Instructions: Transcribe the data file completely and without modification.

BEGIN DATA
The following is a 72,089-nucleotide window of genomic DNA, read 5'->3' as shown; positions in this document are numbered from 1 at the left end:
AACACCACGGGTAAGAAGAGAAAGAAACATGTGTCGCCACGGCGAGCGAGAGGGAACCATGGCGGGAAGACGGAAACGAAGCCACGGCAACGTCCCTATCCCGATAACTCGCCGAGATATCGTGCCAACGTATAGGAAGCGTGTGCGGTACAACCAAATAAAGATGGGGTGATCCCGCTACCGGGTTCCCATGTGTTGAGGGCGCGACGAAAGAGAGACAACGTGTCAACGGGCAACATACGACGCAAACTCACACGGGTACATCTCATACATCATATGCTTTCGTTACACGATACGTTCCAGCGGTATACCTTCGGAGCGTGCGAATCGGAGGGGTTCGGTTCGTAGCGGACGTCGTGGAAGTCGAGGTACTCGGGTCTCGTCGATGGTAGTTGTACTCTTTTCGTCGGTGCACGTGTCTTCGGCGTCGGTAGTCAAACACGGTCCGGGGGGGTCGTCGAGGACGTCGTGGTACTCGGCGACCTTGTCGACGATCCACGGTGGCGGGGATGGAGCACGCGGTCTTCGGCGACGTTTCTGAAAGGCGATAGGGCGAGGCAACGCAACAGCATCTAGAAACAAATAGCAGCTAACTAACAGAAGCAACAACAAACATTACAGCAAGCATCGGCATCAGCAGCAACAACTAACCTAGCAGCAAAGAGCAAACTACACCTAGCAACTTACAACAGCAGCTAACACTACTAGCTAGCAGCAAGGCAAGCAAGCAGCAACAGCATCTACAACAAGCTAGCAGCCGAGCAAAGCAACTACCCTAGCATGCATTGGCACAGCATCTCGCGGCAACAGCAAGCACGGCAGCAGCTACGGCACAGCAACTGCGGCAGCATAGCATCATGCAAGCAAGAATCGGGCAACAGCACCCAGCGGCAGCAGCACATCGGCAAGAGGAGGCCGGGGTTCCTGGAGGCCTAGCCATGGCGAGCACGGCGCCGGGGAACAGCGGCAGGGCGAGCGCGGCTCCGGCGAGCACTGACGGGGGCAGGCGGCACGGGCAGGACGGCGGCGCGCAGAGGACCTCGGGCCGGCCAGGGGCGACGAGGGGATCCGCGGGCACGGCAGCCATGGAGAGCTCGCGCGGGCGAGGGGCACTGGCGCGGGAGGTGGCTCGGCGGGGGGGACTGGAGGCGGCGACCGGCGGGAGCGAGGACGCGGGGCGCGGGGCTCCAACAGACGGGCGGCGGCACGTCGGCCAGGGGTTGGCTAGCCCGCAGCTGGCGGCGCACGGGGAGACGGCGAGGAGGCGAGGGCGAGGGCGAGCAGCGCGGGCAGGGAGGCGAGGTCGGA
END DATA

The following is a 72,089-nucleotide window of genomic DNA, read 5'->3' as shown; positions in this document are numbered from 1 at the left end:
AACACCACGGGTAAGAAGAGAAAGAAACATGTGTCGCCACGGCGAGCGAGAGGGAACCATGGCGGGAAGACGGAAACGAAGCCACGGCAACGTCCCTATCCCGATAACTCGCCGAGATATCGTGCCAACGTATAGGAAGCGTGTGCGGTACAACCAAATAAAGATGGGGTGATCCCGCTACCGGGTTCCCATGTGTTGAGGGCGCGACGAAAGAGAGACAACGTGTCAACGGGCAACATACGACGCAAACTCACACGGGTACATCTCATACATCATATGCTTTCGTTACACGATACGTTCCAGCGGTATACCTTCGGAGCGTGCGAATCGGAGGGGTTCGGTTCGTAGCGGACGTCGTGGAAGTCGAGGTACTCGGGTCTCGTCGATGGTAGTTGTACTCTTTTCGTCGGTGCACGTGTCTTCGGCGTCGGTAGTCAAACACGGTCCGGGGGGGTCGTCGAGGACGTCGTGGTACTCGGCGACCTTGTCGACGATCCACGGTGGCGGGGATGGAGCACGCGGTCTTCGGCGACGTTTCTGAAAGGCGATAGGGCGAGGCAACGCAACAGCATCTAGAAACAAATAGCAGCTAACTAACAGAAGCAACAACAAACATTACAGCAAGCATCGGCATCAGCAGCAACAACTAACCTAGCAGCAAAGAGCAAACTACACCTAGCAACTTACAACAGCAGCTAACACTACTAGCTAGCAGCAAGGCAAGCAAGCAGCAACAGCATCTACAACAAGCTAGCAGCCGAGCAAAGCAACTACCCTAGCATGCATTGGCACAGCATCTCGCGGCAACAGCAAGCACGGCAGCAGCTACGGCACAGCAACTGCGGCAGCATAGCATCATGCAAGCAAGAATCGGGCAACAGCACCCAGCGGCAGCAGCACATCGGCAAGAGGAGGCCGGGGTTCCTGGAGGCCTAGCCATGGCGAGCACGGCGCCGGGGAACAGCGGCAGGGCGAGCGCGGCTCCGGCGAGCACTGACGGGGGCAGGCGGCACGGGCAGGACGGCGGCGCGCAGAGGACCTCGGGCCGGCCAGGGGCGACGAGGGGATCCGCGGGCACGGCAGCCATGGAGAGCTCGCGCGGGCGAGGGGCACTGGCGCGGGAGGTGGCTCGGCGGGGGGGACTGGAGGCGGCGACCGGCGGGAGCGAGGACGCGGGGCGCGGGGCTCCAACAGACGGGCGGCGGCACGTCGGCCAGGGGTTGGCTAGCCCGCAGCTGGCGGCGCACGGGGAGACGGCGAGGAGGCGAGGGCGAGGGCGAGCAGCGCGGGCAGGGAGGCGAGGTCGGA